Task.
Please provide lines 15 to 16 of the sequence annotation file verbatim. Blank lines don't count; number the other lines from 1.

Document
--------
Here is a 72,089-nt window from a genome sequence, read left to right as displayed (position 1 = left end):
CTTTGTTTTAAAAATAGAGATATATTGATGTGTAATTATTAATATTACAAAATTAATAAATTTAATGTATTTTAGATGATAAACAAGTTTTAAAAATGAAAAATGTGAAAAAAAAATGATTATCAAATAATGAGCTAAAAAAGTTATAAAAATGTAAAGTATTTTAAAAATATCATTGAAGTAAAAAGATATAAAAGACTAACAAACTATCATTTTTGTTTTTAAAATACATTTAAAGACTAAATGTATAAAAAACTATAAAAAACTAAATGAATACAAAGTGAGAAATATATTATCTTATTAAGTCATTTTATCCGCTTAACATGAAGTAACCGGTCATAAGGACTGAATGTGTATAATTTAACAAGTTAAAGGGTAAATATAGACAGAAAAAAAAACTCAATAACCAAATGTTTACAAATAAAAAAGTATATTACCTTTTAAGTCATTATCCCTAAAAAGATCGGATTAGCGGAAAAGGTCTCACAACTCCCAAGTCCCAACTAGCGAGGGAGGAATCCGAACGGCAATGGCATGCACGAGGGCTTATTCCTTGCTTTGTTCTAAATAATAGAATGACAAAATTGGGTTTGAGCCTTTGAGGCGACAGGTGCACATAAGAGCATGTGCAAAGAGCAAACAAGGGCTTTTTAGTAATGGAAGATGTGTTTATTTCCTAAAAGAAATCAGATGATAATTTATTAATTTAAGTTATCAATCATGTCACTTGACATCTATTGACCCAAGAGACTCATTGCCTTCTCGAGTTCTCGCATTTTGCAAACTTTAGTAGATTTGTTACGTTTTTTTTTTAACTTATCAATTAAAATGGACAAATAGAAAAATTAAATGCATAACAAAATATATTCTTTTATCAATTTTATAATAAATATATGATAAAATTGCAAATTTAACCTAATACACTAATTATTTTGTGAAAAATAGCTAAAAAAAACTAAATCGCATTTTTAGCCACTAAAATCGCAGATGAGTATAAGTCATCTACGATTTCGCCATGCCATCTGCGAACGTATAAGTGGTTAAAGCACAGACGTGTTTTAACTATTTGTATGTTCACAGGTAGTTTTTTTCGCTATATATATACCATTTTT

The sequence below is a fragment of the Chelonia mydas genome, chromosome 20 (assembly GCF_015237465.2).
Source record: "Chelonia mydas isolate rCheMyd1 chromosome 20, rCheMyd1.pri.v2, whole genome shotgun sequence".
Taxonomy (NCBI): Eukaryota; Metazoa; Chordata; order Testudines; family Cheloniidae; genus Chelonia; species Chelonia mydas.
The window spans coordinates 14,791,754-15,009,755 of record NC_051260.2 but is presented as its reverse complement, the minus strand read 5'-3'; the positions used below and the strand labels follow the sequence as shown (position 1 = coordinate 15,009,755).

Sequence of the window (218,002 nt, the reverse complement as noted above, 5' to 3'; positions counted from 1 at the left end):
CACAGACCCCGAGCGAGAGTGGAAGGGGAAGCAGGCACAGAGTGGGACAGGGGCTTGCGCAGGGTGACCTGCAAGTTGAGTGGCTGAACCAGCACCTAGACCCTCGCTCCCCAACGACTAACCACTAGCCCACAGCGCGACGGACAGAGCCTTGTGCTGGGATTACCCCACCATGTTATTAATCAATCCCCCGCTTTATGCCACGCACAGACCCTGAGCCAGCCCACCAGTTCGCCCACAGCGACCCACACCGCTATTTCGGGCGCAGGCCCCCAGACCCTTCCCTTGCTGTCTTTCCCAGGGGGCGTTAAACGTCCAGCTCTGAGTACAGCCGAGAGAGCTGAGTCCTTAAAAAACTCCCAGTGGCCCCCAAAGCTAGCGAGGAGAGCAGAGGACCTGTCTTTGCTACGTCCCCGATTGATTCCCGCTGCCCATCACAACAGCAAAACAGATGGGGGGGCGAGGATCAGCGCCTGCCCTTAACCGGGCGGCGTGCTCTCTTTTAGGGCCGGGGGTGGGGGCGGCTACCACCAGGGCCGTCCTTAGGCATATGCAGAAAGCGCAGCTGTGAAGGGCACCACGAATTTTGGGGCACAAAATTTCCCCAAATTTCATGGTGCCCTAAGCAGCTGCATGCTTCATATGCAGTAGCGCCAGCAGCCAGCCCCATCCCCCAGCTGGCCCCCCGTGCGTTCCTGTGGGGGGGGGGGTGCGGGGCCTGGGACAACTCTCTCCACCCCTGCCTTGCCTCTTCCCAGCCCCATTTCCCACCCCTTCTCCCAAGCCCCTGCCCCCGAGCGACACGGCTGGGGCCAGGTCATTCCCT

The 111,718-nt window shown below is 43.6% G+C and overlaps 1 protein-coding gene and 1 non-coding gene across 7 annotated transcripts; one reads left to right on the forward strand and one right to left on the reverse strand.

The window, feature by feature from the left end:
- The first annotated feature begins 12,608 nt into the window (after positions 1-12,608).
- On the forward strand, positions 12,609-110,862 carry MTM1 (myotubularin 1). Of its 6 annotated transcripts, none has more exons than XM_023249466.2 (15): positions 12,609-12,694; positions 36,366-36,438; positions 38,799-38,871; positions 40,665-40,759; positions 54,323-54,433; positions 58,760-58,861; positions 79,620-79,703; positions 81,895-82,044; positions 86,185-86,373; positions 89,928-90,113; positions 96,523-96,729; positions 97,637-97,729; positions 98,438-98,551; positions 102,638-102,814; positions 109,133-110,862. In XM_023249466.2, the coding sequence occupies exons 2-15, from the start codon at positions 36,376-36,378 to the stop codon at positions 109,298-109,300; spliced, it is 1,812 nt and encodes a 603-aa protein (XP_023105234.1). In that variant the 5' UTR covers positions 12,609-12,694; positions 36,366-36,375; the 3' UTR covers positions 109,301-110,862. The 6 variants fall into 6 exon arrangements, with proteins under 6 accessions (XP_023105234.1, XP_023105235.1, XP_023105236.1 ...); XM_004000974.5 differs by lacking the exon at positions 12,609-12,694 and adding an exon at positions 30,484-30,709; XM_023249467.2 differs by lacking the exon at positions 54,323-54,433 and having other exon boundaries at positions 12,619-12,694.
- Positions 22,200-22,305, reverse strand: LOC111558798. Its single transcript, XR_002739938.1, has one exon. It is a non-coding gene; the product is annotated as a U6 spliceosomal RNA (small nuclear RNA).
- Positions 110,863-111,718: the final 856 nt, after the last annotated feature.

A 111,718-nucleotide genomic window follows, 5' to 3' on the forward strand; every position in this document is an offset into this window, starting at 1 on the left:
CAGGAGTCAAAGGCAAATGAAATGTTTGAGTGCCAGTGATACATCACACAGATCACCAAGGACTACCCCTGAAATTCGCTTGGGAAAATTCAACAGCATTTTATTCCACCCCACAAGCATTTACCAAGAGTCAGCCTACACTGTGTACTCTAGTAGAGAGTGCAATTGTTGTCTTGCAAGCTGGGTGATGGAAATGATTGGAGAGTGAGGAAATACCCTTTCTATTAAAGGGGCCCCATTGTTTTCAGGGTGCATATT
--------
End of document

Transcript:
A 111,718-nucleotide genomic window follows, 5' to 3' on the forward strand; every position in this document is an offset into this window, starting at 1 on the left:
CAGGAGTCAAAGGCAAATGAAATGTTTGAGTGCCAGTGATACATCACACAGATCACCAAGGACTACCCCTGAAATTCGCTTGGGAAAATTCAACAGCATTTTATTCCACCCCACAAGCATTTACCAAGAGTCAGCCTACACTGTGTACTCTAGTAGAGAGTGCAATTGTTGTCTTGCAAGCTGGGTGATGGAAATGATTGGAGAGTGAGGAAATACCCTTTCTATTAAAGGGGCCCCATTGTTTTCAGGGTGCATATT